To begin talking about Green Lantern, the man robbed of his personal pronoun by a pan-galactic evil, I have to talk about the end. There’s no way around it I’m afraid. Not the generic conclusion for these sorts of movies; you know the one, the hero flies off into the distance, either under his own power or with assistance, and there’s a close up of his girlfriend, gooey eyed, looking ahead to all those occasions on which she’ll be imperilled and he’ll be there to save her. No, we care not a jot for that ending but the post-credits teaser.
As this is DC not Marvel, there’s no Nick Fury, but one character, inexplicably, acts contrary to the moral code hitherto shown, and does something designed to set up the movie’s sequel, despite there being no obvious reason to do so in the wake of the titular hero’s efforts. In fact one could argue that the post-credits sequel tease makes a mockery of the film’s climax with its force of will conquers fear message.
This is a typical scene, in that it’s symptomatic of the plot’s lack of shade and internal logic. There’s no build up to it, no hint of the corruption within the character that might explain his actions, and that lack of definition drives the picture. Nothing matters.
In terms of story construction there have been worse offenders than Green Lantern, but few movies in recent years have had such a odd sense of anonymity; it almost delights in its lack of definition. There’s a plot certainly, or an impression of one – a beginning and an end, and all the scenes in between occur in the correct order, but it’s a progression of indistinct and tonally incompatible scenes that seem to have been written by different people, then assembled in the right order like a game of super-hero consequences.
Had the screenwriters spoken to each other than they might have had a story conference about the film’s tone; this movie is a schizoid. There’s the breezy and good natured origin story, anchored by a charming and likable Ryan Reynolds that plays like the child of Top Gun and The Last Starfighter, but running alongside it is Peter Sarsgaard’s Hector Hammond horror arc, in which the son of Bob Roberts (Tim Robbins parodying himself) undergoes a foreboding transformation, complete with bulging cranium and oodles of blood curdling screaming. Is this the same movie? It doesn’t feel like it and the contrast jars.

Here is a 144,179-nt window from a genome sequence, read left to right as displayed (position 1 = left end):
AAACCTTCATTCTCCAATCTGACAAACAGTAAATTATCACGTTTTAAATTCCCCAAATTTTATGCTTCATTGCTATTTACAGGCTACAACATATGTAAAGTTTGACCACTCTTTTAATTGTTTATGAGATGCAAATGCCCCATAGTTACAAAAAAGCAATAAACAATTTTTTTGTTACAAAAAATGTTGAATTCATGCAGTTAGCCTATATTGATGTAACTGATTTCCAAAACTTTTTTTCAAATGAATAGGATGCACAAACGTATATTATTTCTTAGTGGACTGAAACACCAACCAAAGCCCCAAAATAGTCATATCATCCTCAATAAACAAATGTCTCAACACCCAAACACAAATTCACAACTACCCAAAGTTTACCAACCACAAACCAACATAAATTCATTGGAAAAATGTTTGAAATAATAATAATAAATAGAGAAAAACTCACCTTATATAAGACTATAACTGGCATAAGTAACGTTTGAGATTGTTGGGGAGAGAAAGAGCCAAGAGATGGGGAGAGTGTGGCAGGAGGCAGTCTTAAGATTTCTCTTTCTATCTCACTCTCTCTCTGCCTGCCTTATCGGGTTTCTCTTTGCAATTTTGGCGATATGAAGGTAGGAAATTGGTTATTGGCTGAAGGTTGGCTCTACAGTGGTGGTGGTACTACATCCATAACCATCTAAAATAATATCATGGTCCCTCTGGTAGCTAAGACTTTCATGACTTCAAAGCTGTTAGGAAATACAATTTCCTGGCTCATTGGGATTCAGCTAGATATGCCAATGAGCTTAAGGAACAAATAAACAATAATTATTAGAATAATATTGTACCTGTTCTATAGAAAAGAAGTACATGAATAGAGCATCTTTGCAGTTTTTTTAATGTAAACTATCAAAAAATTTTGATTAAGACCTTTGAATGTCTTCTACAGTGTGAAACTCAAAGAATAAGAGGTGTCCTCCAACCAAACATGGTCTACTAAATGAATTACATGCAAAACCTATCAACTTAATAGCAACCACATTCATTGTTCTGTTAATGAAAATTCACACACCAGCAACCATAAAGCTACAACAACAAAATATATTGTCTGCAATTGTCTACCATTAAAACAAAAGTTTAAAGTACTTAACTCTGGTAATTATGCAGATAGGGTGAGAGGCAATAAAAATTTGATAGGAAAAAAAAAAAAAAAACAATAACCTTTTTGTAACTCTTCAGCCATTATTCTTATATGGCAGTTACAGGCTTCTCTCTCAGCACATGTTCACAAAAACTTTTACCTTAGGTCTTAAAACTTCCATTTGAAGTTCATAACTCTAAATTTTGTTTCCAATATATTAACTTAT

The credits tell you this is directed by Martin Campbell but there’s little evidence of the same. In part this is because a good portion of Green Lantern has been built in a computer. It’s a maelstrom of pixels, edging out the live action part of the film, and it’s furious; wall to wall colour and noise. For me this was unfortunate, because this gives half the movie the feel of a cartoon, not at home to photorealism, that informs the confected feel that unites it with Reynolds Earth bound histrionics.
When the movie stays on Earth, and we’re in Reynolds company, it’s pleasant enough, provided you don’t look too hard. Graham Linehan should sue as Hal Jordan’s geeky pal is the American reincarnation of Moss from the I.T crowd, while Blake Lively, as Reynold’s love interest, is anything but, never more than ornamental eye candy for the target demographic.
Perhaps the movie’s fatal flaw is embedded in its premise, I suspect one of the reasons that filmmakers may have paused when thinking about an adaptation in the past. Green Lanterns, in contrast with their super hero brethren, can do anything. That’s right, they only need imagine it and will appear. This, you might think, mirrors a problem that’s arisen in the CGI age, whereby filmmakers are no longer constrained in what they can show on screen. In days of yore, such economies spawned great invention and gave genre movies focus. Now, when unchecked, the screen is stuffed with wall to wall incident – a sense of largesse. Lanterns, like CG animators, can conjure anything they can think of, but when a character internalises such a gift, it begs the question; why make life difficult for yourself?
Of course we expect Jordan to battle with his alien foe and make a real fight of it, else where would be the jeopardy, where would be the tension? But given the movie’s premise there’s no internal logic to such a decision. Parallax may look fierce, a skeletal face, enveloped in black gunk and tendrils, but if you can imagine anything and it will appear, why not think of something useful, like a void gun that removes everything it’s fired at from existence, or a giant pair of breasts to distract it long enough to fire your void gun? Instead, Jordan wastes time with machine guns, pairs of fighter jets and other woefully inadequate weapons. In keeping the movie going, the hero falls victim to the same lack of imagination that has blighted his creators. There’s a winner alright, it’s just a pity that victor is Marvel.
Green Lantern is in cinemas from tomorrow.
This article was first posted on June 17, 2011